Nintendo escalates war on general purpose computing, Bans owners of rooted 3DSes


#1

3DS owners woke up to a pleasant surprise today: Nintendo banned their 3DSes from Online play. Ostensibly targeted at cheaters and pirates, the banwave affects all owners of hacked 3DSes.

A hidden setting, on by default, sends all 3DS usage data to Nintendo for analysis. For years, Nintendo has quietly been observing the usage patterns of 3DS owners… and has chosen this moment to lash out.

This isn’t Nintendo’s first banwave. That honour goes to the Sun/Moon Pirate Banwave, which banned people who played online before the street release day. But this is the first that has targeted all 3DS modders and not merely pirates.

Strangely, the banwave does not prevent users of FreeShop from downloading games, nor does it prevent banned users from accessing the official eShop.

Somebody call @doctorow. This is what a war on general purpose computing looks like: when a device manufacturer can completely destroy the functionality of devices that have been modified to run all code, not just a limited subset of games.

Further Reading:


#2

I don’t know, this sort of thing is a hard one.

One one hand, you have players who are legitimately trying to climb the scoreboard or play fairly or whatever, and on the other side, you have those who would choose not to do that, and instead, cheat their way to the top.

Obviously, some of these users are also some of Nintendo’s biggest fans (since if you’re willing to dedicate the time and effort required to the game in the first place, you are clearly a fan!). Nintendo can’t just say “Meh, cheating” because they risk making their online play a joke and pushing folks away.

I’m an avid GW2 player, and I would stop immediately if ArenaNet didn’t actively work to stop out cheaters who would otherwise wreck the online economy or otherwise affect my enjoyment of the game.

Now, unlike GW2, Nintendo controls the platform, so one of the things they can do is detect modified devices and react accordingly. Of course, they could attempt to detect devices used for cheating somehow, but I’m guessing that would lead to brinksmanship and general cat-and-mouse efforts trying to “detect” the cheaters, so instead they went the other way and banned all the devices from online play instead.

The thing is, these weren’t designed as general purpose devices. They’re “rootable” only through bugs or other modifications that allow them to become general purpose devices. That’s fine - you own the device, you have every right to mess with it, you can turn it into a home automation terminal or drone display or run a webserver on it or whatever you choose - and if Nintendo chose to brick those devices (make them inoperable), I’d have the pitchforks out, too.

But this is more about protecting Nintendo’s online infrastructure from these devices. I wouldn’t want someone with a modified GW2 client to be allowed to connect to ArenaNet’s servers and manipulate the game that way, and would expect them to stop out modified clients as well (and in fact, they do this).

One can argue that instead, they should harden their infrastructure against cheating by reducing the data the client receives and validating it instead (detect when keypresses happen in a way that humans can’t react, etc) - the problem is, I’ve seen this too: back in the days of Everquest, there were several class skills based around “tracking” enemies or users. A MITM tool called “ShowEQ” was designed that would take this hidden data and display it all on a second display that would give you a perfect view of all creatures, their positions, and so on. SOE first tried to deal with this by encrypting the datastream, and when that failed due to grabbing keys from memory, instead crippled all of those abilities by discontinuing that datastream to the clients. Everyone playing those classes suffered from the change, a change caused directly by cheaters.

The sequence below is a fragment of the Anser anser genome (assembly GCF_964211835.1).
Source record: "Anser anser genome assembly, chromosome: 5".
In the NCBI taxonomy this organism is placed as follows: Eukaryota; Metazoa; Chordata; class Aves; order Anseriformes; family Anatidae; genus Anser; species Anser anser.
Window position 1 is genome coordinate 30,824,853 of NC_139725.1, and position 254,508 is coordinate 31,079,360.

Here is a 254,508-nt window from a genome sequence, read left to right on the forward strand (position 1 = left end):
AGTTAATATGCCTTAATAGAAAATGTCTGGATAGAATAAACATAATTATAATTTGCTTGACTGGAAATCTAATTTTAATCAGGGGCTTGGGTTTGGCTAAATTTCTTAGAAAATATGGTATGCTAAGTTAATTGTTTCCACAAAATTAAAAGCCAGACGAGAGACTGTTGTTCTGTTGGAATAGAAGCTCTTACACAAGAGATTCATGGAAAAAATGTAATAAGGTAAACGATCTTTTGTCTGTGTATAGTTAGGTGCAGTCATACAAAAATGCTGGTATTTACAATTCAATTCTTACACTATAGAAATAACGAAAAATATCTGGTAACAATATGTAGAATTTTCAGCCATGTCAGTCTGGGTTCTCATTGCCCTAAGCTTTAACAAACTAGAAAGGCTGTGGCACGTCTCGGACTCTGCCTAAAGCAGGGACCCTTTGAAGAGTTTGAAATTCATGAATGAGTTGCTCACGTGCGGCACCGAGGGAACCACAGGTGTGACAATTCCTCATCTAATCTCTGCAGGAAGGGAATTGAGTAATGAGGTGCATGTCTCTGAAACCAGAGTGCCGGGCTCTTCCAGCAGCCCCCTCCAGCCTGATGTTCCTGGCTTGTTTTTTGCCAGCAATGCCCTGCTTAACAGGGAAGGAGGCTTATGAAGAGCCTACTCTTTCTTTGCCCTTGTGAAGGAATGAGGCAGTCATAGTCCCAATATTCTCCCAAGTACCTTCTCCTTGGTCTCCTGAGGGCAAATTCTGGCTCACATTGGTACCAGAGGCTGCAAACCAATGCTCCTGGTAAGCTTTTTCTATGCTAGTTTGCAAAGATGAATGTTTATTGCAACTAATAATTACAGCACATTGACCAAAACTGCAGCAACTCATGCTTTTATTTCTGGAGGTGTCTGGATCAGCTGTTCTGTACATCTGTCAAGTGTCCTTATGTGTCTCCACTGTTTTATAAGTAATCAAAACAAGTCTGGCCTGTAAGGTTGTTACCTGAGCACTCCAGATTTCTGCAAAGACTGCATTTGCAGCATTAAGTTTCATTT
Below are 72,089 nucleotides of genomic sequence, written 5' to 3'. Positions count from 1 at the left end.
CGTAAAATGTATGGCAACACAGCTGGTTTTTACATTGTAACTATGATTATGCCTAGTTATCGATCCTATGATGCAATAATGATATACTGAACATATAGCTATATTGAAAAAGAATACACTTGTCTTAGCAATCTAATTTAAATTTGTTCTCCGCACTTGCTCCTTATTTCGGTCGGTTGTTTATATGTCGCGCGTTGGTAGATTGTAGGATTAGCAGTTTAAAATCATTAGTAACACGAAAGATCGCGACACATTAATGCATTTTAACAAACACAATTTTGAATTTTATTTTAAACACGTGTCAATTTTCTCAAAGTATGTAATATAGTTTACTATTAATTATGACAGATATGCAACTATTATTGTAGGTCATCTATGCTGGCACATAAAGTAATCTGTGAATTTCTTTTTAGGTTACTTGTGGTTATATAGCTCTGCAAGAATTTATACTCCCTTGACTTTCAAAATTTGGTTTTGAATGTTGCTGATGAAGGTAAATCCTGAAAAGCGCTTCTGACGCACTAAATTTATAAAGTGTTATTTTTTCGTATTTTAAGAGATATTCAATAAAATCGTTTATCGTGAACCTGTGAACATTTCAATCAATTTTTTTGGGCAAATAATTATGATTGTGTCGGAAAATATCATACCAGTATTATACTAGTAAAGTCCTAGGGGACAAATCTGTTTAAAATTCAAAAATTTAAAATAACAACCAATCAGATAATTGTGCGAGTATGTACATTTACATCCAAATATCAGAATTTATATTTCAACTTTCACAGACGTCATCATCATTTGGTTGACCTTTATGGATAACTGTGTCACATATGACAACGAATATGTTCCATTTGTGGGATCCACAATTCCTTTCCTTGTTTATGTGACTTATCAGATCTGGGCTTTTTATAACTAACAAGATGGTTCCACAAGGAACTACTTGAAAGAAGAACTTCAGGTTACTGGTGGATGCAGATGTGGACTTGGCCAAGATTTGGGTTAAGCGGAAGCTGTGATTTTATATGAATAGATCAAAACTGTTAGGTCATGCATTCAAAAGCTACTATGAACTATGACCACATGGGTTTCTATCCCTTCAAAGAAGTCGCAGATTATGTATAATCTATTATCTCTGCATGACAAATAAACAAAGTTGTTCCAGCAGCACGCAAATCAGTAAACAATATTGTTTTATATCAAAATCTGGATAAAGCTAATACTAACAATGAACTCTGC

So, in summary - if Nintendo took a general purpose computing device and locked it down (or required you to lock it down to play a game), I’d complain. If Nintendo disabled the 3DS units in question and made them unable to function if unlocked, I’d complain. But Nintendo choosing to protect their online players from cheaters by rejecting modified clients? I have to be on board with that, and I don’t see that as much a war on general purpose computing as, say, the recent Windows 10 S situation.


#3

Right, it just does nothing to actually protect users from cheaters with hacked save files.

Using a rooted 3DS, one can install a hacked save to cartridge, and then use it on an unmodified device without triggering any flags. This would allow a person to have a perfect team in Pokemon, or one with hacked impossible movesets in Fire Emblem, or to simply bypass character locks in games like Smash Bros altogether. It is still possible to use the PowerSaves physical cartridge to run cheats on actual game carts, or to use pirate gamecart devices like Sky3DS.

Nintendo may justify their banwave as an attempt to prevent piracy. Though that’s a tough sell; Nintendo never blocked FreeShop (a pirate tool to download and install games from Nintendo servers).

The problem of people running unauthorized code to mess with games in progress - like the infamous MK Cheat Tool - is now moot. The question of whether it was a big threat or if it could have been dealt with in a more surgical way remains. Especially since modders had developed a plugin that detects and blocks cheaters from play - if modders could do that, Nintendo could have as well.

It’s a classic Nintendo move, all around.

As a huge Nintendo buff (I’ve owned every Nintendo console since Gameboy Color) this hurts. I was on the fence about purchasing a Switch, but I think I’ll pass this time. Thanks to modders, Mario Kart Wii can be played online via an alternate, homebrew Nintendo network server. And unlike Nintendo, the homebrew network bans cheaters in a surgical fashion.